The entire concept of stock market exists because different people have different opinions – but if there’s one theory in finance that all experts agree upon, it’s that fees matter. The lower the costs of any given strategy, the better will be its performance.
In fact for long-term investors, the cost of an investment can be the single-biggest differentiator in final returns. Imagine doing a monthly SIP of ₹10,000 in a mutual fund for 20 years, and your investment has earned a CAGR of 15%. If the expense ratio was 2.5%, the investment would grow to ₹98.36 lakh – but if the cost was 0.5%, the final amount will be 32% higher at ₹1.31 crores!
But even though many of us look for deals, coupons, or offer codes when it comes to shopping online or ordering food, we rarely think of costs when it comes to investing. In fact, often times, investors aren’t even aware that they are paying a fee when investing in a mutual fund!
“The miracle of compounding returns has been overwhelmed by the tyranny of compounding costs”
Jack Bogle, the founder of Vanguard Group & the father of passive investing, said this when asked about the impact of investment fees. So first, let’s take a deeper look at how fees burn a hole in your investments.
Wait, what fees?
Mutual funds are not free, nor is any other investment product – different options have different associated costs:
- Stocks: the primary cost with buying/selling stocks is brokerage commission. Depending on the broker, this can be up to 0.5% of the traded value. Other standard taxes and charges associated with transacting stocks is detailed here.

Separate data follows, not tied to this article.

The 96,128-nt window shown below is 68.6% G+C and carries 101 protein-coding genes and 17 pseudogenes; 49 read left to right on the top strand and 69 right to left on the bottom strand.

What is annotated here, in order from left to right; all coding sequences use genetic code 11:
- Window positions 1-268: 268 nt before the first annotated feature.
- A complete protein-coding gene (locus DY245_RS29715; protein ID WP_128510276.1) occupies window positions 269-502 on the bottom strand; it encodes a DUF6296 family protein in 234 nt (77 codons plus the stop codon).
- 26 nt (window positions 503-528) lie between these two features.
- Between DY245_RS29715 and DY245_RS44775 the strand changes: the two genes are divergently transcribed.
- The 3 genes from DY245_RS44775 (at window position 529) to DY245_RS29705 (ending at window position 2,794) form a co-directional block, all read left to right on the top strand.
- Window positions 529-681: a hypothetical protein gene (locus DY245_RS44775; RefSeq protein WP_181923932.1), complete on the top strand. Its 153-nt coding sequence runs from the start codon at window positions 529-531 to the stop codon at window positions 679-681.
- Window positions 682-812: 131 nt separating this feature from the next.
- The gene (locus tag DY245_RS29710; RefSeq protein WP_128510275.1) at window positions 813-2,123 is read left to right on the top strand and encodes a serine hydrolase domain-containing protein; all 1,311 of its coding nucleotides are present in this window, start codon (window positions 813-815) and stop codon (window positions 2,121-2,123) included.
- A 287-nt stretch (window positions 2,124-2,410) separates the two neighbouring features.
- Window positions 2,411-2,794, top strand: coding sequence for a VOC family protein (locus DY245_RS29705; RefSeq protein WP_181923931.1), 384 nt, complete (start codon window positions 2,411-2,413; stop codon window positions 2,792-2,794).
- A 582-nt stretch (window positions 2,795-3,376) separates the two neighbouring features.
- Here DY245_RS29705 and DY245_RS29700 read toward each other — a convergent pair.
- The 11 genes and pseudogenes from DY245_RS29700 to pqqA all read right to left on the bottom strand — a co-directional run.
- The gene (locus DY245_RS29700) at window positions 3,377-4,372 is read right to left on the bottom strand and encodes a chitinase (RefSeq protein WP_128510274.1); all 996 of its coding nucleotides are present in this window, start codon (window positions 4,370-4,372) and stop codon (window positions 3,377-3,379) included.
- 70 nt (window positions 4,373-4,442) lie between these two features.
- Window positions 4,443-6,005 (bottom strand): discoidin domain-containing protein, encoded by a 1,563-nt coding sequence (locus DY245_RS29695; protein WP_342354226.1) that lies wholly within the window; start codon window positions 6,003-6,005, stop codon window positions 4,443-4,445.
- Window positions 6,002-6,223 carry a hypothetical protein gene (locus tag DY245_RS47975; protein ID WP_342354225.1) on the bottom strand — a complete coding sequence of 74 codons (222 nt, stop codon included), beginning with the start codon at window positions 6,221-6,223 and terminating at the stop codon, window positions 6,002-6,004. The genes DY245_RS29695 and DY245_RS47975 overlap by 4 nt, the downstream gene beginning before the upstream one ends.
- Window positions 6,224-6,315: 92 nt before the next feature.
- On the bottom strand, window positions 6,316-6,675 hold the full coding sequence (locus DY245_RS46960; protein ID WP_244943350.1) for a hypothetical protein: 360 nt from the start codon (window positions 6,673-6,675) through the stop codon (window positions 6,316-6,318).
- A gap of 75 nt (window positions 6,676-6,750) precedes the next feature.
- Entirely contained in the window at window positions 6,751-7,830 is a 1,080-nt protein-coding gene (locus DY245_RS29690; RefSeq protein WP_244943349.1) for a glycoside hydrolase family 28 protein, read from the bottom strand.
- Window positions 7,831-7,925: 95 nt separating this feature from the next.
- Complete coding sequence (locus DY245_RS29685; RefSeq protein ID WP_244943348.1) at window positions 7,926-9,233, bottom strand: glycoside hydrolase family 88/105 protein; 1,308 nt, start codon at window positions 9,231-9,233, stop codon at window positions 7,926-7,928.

- Mutual Funds: many investors think that mutual funds are free since they don’t directly pay anything, but that’s not the case. MFs have 3 associated costs: A
- Total Expense Ratio (TER): this is the primary cost, and includes management fees, operational costs, etc. Reflected as a percentage, it is charged annually on the total invested amount. For example, if the TER is 2% & the invested amount is ₹10 lakh, then ₹20,000 is paid in fees the 1st year. If the investment gains 20% and increases to ₹12 lakh at the end of 1st year, the fee charged next year will be ₹24,000 (or 2% of ₹12 lakh).
- Transaction charges: this may be applicable if the investment is made via a distributor. Learn more about this here.
- Exit Load: some funds may charge an exit load, usually 1%, if the investor withdraws the amount within 1 year. This is not applicable on all funds.
- Exchange Traded Funds (ETFs): the only cost charged by the fund is the expense ratio. There is also a brokerage and a bid/ask spread cost associated with transacting ETFs, since they trade on an exchange and require a brokerage account.
- smallcases: For most smallcases, the only associated fee is the brokerage. As such, rather than paying an expense ratio for merely investing, investors incur a cost only when they buy/sell – and not if they simply buy-and-hold. The ultimate fees charged is different across different brokerages, and for additional details, please check with your broker.
Why do costs matter?
What we save in costs, we make in additional returns. We already saw the example earlier, when a mere 2% difference in fees (2.5% vs. 0.5%) resulted in a 32% increase in returns! This happens because fees are deducted at the start of each year, and the effects of any saving is also compounded over the years.
If you invest ₹10 lakh, each year you pay ₹25,000 for Fund 1 (TER=2.5%) and ₹5,000 for Fund 2 (TER=0.5%), which is deducted at the start. If both funds make the same 10%, you earn an additional ₹2,000 with Fund 2 (10% of ₹20,000).
“The grim irony of investing is that we investors as a group not only don’t get what we pay for, we get precisely what we don’t pay for”
Returns cannot be controlled, but costs can be. This is exactly why thousands of investors across the world, including Warren Buffett, have continuously stressed on the need to minimise costs. Happy investing!